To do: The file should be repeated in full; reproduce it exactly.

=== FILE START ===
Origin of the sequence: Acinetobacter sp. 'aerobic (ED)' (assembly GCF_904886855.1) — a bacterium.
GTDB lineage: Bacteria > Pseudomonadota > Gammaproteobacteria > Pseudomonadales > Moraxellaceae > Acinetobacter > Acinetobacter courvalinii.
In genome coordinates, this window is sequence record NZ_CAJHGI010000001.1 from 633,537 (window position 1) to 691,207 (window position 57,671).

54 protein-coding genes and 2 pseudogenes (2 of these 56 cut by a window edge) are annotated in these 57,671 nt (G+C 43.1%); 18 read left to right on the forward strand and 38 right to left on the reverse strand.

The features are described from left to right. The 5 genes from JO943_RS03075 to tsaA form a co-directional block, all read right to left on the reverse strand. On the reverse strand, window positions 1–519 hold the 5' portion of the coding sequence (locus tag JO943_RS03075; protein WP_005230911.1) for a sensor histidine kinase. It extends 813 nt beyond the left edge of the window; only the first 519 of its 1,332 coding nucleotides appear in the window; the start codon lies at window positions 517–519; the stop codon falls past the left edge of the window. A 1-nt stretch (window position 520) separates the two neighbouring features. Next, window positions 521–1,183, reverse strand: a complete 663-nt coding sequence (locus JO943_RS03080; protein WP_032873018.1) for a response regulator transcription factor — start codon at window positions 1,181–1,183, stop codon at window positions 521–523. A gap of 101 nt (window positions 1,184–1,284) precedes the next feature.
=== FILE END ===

Origin of the sequence: Acinetobacter sp. 'aerobic (ED)' (assembly GCF_904886855.1) — a bacterium.
GTDB lineage: Bacteria > Pseudomonadota > Gammaproteobacteria > Pseudomonadales > Moraxellaceae > Acinetobacter > Acinetobacter courvalinii.
In genome coordinates, this window is sequence record NZ_CAJHGI010000001.1 from 633,537 (window position 1) to 691,207 (window position 57,671).

54 protein-coding genes and 2 pseudogenes (2 of these 56 cut by a window edge) are annotated in these 57,671 nt (G+C 43.1%); 18 read left to right on the forward strand and 38 right to left on the reverse strand.

The features are described from left to right. The 5 genes from JO943_RS03075 to tsaA form a co-directional block, all read right to left on the reverse strand. On the reverse strand, window positions 1–519 hold the 5' portion of the coding sequence (locus tag JO943_RS03075; protein WP_005230911.1) for a sensor histidine kinase. It extends 813 nt beyond the left edge of the window; only the first 519 of its 1,332 coding nucleotides appear in the window; the start codon lies at window positions 517–519; the stop codon falls past the left edge of the window. A 1-nt stretch (window position 520) separates the two neighbouring features. Next, window positions 521–1,183, reverse strand: a complete 663-nt coding sequence (locus JO943_RS03080; protein WP_032873018.1) for a response regulator transcription factor — start codon at window positions 1,181–1,183, stop codon at window positions 521–523. A gap of 101 nt (window positions 1,184–1,284) precedes the next feature.